It turns out Facebook isn't a dummy. We click junk. Which is why print media looks different from our trending stories. On the day that most of us were tapping the Williams stories, actual newspapers looked like this:
Print media was 100 percent focused on Kayla Mueller, the 26-year-old American aid worker and ISIS hostage who was killed in an airstrike. They didn't waste their time with Jon Stewart's announcement that he was leaving The Daily Show, because since when is a TV show staff change front-page news? It's a big deal, sure, but not bigger than the death of an American hostage, right? RIGHT, GUYS? Google news trends disagreed. Those are the Google trend searches showing that we are five times more interested in Stewart and Williams than an executed U.S. hostage.
"Kayla? Is that the meme girl? No? OK, whatever."
We're starting to realize the difference between what a newspaper does and what a tabloid does: Newspapers tell you what you should know, and tabloids tell you what you want to know.
We keep talking about the lesson people can learn from what happened, and everyone has a different opinion. Salon thinks the lesson is in the dangers of machismo and needing to be a hero; Newsweek says his downfall was pride, which isn't as cool-sounding as machismo but will do in a pinch. But no one is really asking what the lesson the media itself can learn from this. Hey, Internet Media: Why didn't you figure out and report that Williams was a fibber 12 years ago? All of the lies were there for the montaging. Why did it take a soldier on a freakin' Facebook comment to reveal the truth behind the 2003 story? HOW LAZY ARE YOU, INTERNET?
"Depends. Are cats and/or Beyonces involved?"
Actually, I can answer that one. The Internet wouldn't know a retraction or correction if bit them in the ass. According to a media organization that tracks errors, "Three-quarters of the 28 news outlets we reviewed provide no corrections-reporting link of any kind on their home or article pages. Even media organizations that show signs of working to handle corrections carefully fall down in various ways -- and lots of others don't look like they're even trying."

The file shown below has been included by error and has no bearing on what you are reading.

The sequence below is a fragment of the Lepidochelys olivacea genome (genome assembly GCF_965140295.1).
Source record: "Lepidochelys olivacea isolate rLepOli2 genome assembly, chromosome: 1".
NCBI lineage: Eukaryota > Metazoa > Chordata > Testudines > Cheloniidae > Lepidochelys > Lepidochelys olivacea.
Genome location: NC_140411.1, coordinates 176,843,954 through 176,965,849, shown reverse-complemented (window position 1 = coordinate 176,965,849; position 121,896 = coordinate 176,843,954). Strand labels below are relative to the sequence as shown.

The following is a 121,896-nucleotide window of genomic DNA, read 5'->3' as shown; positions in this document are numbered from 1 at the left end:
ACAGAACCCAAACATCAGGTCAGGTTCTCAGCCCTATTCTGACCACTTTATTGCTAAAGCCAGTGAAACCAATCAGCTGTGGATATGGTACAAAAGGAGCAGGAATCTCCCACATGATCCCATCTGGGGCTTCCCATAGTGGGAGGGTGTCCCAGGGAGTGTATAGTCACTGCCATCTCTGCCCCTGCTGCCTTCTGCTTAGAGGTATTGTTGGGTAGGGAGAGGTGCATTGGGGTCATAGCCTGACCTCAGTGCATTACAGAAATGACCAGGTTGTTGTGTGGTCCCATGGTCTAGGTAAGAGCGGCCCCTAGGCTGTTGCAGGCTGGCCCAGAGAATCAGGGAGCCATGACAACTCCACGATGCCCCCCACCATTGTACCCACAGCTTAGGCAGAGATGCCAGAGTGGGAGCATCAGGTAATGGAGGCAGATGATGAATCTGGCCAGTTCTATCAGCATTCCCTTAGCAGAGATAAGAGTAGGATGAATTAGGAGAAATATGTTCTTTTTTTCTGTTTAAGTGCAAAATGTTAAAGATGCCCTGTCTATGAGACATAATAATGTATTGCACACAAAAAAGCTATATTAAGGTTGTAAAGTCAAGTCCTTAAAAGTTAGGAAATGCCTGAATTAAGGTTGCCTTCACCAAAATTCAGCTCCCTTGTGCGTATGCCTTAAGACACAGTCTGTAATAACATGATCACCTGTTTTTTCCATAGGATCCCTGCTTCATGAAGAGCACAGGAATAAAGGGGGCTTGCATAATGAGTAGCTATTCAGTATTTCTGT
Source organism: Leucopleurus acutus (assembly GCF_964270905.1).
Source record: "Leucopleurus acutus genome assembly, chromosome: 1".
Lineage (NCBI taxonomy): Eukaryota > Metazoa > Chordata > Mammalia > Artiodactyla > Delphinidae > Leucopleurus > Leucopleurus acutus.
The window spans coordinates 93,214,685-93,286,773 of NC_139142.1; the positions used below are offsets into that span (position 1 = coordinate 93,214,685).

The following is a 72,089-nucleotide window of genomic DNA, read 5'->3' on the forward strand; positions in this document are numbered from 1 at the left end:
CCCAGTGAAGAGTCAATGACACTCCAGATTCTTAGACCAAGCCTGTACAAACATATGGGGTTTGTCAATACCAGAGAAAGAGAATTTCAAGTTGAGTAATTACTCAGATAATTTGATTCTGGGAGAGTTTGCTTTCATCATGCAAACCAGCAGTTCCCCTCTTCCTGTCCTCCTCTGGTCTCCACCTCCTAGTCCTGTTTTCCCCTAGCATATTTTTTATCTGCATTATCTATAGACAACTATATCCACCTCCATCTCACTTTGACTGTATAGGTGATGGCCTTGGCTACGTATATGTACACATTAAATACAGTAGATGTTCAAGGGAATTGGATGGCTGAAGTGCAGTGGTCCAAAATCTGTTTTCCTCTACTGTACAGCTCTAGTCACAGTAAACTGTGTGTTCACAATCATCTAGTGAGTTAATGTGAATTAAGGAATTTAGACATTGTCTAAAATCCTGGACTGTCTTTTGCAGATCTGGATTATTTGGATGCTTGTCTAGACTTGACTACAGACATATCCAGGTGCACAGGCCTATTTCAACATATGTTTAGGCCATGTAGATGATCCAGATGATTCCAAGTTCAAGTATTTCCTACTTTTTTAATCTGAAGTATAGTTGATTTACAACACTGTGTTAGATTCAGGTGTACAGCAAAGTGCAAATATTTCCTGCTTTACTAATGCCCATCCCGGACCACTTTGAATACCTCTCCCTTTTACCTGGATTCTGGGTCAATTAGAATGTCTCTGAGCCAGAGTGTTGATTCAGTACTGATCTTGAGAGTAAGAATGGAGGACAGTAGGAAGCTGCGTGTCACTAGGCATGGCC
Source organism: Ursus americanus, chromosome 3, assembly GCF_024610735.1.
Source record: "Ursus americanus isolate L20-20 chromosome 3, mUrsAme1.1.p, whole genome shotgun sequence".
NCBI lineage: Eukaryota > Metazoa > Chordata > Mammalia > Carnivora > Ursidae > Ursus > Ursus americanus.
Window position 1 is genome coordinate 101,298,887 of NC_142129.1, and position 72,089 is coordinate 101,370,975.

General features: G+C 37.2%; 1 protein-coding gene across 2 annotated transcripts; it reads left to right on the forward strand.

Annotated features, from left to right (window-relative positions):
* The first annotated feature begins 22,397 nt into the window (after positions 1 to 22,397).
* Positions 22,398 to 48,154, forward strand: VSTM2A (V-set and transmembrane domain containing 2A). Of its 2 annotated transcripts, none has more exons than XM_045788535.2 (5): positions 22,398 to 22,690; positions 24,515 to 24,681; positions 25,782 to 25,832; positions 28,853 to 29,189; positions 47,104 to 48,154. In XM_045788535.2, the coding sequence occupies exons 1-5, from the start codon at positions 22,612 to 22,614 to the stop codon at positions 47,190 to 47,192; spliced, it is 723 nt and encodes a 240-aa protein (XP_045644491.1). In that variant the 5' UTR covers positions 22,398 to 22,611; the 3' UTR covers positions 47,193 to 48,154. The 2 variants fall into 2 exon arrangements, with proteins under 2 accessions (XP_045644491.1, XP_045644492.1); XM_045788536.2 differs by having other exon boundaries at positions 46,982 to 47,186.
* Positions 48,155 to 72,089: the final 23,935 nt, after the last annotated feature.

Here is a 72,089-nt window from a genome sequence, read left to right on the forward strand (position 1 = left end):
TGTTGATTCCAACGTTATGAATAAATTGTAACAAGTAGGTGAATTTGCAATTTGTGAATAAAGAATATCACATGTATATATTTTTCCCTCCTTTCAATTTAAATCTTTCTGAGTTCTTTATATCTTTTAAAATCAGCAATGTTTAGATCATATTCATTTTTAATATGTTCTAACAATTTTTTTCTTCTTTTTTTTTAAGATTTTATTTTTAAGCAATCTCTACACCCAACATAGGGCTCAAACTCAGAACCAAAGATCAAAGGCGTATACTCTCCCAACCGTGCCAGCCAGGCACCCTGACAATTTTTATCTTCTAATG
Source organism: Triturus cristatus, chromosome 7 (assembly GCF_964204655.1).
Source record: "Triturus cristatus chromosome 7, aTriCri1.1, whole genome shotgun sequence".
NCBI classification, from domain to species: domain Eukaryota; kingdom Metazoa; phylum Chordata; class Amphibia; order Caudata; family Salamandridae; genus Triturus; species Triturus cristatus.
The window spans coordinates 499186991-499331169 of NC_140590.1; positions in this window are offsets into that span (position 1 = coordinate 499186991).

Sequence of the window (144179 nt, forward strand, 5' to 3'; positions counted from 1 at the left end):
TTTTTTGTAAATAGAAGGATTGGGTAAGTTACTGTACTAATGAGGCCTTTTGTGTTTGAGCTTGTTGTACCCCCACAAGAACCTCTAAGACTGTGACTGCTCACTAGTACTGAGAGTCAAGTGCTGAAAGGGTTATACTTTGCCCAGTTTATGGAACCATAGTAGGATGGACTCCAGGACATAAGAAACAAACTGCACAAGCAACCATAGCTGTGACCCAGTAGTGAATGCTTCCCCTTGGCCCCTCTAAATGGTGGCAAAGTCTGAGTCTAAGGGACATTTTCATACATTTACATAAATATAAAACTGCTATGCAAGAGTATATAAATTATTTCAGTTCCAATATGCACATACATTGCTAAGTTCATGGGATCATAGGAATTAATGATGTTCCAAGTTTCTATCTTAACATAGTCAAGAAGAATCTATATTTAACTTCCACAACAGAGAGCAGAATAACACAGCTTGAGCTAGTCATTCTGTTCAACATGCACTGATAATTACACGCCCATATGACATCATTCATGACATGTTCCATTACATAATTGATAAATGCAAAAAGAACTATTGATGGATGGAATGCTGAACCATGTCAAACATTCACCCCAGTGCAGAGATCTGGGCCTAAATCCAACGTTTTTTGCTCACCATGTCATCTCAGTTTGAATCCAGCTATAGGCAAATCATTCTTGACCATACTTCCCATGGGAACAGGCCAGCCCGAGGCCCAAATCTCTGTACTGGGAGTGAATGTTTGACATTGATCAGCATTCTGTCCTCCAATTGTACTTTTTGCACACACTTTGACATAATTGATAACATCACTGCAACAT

So, to recap: A previously respected journalist was caught in a lie. Bad form all around. However, our main sources of news, on the Internet, are running a rumor-based shitshow that we can barely get worked up about to just not click their stupid stories.
Throughout this whole Williams thing, Gawker has tastefully played the part of the schoolyard bully who's been waiting his whole life for you to not make it to the bathroom on time. Like ... hovering. Salivating. POUNCING at the chance to call you a pants-pooper.
We're guessing the journalism tag is meant to be ironic?
Gawker is our biggest star of B.S. News. They reported obviously Photoshopped images as real, falsely claimed a woman had sex with a dolphin by purposefully changing the news quote, and made a hero out of a guy lying about bullying a kid.
We somehow have it in us that, because the Internet has more information, we're more informed. But that works only if the Internet holds itself to the same standards that we used to. Instead, we're actually just as misinformed as we used to be:
In 2007, fewer people were able to name their governor, vice president, and the president of Russia than people questioned in 1989. Despite the deluge of information provided by the World Wide Web, we're still pretty much dummies. Don't mention that out loud, because we think we're more informed by the Internet and that we're living during the pinnacle of human brainpower. Just don't ask us to name all nine justices of the Supreme Court.
That's what apps are for.
David's on Twitter and loves every second of it.